FIFA World Cup Final: MetLife Stadium Joins List of Venues to Host Football’s Biggest Match in 2026

FIFA World Cup Final: MetLife Stadium Joins List of Venues to Host Football’s Biggest Match in 2026

Joel Reyes
updated at February 5, 2024 at 1:50 PM
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  • MetLife Stadium will host the 2026 FIFA World Cup Final
  • The United States previously hosted this event in 1994
  • The FIFA World Cup was last hosted by Qatar in 2022

FIFA has made its choice.

Football's world governing body announced on Sunday that MetLife Stadium in New Jersey will host the 2026 World Cup Final.

Sports Brief looks at the venues that previously hosted the FIFA World Cup Final.

FIFA World Cup, World Cup, Lionel Messi, Argentina, MetLife Stadium, FIFA World Cup Final.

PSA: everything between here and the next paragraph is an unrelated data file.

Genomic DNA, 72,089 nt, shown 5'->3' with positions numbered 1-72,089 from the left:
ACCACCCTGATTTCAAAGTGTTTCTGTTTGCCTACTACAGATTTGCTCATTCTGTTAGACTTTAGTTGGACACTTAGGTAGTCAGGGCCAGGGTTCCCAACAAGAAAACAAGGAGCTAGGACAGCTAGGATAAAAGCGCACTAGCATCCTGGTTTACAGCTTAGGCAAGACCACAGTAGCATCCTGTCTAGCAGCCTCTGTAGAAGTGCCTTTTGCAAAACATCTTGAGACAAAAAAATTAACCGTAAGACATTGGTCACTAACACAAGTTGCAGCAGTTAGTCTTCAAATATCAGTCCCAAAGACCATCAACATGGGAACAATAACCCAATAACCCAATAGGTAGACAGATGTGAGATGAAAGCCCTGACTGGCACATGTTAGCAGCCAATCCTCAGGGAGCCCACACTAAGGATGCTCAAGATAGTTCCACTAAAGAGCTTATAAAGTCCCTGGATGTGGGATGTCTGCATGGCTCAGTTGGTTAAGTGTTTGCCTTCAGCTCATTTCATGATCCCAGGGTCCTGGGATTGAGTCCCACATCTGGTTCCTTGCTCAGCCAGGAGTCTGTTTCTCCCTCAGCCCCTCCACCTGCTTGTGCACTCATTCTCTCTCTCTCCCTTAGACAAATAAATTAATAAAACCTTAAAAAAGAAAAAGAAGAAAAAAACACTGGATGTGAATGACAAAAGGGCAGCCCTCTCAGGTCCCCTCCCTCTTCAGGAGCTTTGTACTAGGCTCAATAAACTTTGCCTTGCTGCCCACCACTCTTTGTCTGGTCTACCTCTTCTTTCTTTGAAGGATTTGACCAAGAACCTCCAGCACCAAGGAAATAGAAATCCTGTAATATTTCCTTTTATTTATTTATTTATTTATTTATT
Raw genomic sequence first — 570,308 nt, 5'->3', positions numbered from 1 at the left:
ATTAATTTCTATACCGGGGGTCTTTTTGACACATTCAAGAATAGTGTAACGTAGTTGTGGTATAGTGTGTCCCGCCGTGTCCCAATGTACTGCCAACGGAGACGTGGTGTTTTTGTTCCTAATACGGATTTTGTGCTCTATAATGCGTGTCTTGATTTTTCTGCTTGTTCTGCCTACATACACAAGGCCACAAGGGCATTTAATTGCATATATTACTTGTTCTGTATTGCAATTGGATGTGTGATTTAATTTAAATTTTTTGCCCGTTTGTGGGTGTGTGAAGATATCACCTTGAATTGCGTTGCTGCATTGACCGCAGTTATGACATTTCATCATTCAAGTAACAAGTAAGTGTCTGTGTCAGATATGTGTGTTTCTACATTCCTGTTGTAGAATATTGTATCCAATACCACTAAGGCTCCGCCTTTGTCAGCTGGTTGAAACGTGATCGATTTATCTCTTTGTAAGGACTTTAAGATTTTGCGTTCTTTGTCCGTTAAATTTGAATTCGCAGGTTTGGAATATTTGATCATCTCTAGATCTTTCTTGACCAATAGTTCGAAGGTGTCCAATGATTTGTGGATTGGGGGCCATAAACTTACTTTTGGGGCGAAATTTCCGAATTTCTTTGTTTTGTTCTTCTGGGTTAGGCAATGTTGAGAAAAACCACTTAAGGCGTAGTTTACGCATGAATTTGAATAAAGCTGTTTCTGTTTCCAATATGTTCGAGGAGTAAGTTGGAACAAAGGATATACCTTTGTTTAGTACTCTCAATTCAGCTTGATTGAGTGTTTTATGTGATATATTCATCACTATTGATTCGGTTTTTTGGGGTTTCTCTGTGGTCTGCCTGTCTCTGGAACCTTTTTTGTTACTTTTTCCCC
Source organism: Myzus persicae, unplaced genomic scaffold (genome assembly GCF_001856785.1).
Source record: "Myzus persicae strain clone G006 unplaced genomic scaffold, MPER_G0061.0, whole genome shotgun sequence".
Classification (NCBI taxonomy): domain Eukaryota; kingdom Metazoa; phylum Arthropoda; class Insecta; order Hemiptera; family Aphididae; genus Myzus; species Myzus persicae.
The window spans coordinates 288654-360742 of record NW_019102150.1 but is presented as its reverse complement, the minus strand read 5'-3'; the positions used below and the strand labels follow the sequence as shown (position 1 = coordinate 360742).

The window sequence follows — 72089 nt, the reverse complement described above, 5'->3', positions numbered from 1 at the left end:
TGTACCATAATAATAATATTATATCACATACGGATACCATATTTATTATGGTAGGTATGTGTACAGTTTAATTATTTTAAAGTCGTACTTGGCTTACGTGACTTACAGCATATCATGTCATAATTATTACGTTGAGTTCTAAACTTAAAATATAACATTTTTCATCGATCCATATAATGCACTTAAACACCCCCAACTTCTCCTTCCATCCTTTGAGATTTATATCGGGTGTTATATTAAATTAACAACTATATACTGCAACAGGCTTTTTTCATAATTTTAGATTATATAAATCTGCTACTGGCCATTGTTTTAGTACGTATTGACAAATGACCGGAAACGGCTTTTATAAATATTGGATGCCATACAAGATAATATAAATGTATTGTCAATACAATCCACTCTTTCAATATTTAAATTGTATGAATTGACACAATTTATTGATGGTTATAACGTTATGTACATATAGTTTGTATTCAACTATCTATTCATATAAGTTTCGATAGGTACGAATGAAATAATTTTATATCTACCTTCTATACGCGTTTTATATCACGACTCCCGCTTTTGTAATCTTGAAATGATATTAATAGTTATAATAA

Lionel Messi celebrates after winning the 2022 FIFA World Cup; MetLife Stadium hosts a soccer game. Images: Chris Brunskill/Adam Hunger.
Source: Getty Images

FIFA World Cup Final venues

1930 (Uruguay)

Estadio Centenario in Montevideo, Uruguay, hosted the first-ever FIFA World Cup Final in 1930. Uruguay gave their home fans something to cheer about, beating Argentina 4-2 in the final.

1934 (Italy)

Stadio Nazionale PNF in Rome Italy, hosted the 1934 FIFA World Cup Final. The Italians utilized their home-field advantage, with Azzurri beating Czechoslovakia 2-1 in the final.

1938 (France)

France hosted the 1938 FIFA World Cup Final between Italy and Hungary, with Stade Olympique de Colombes the venue for the championship match. Azzurri successfully defended their title, beating Hungary 4-2 in the final.

1950 (Brazil)

Estádio do Maracanã hosted its first FIFA World Cup Final in 1950, with Uruguay and Brazil locking horns in the storied venue.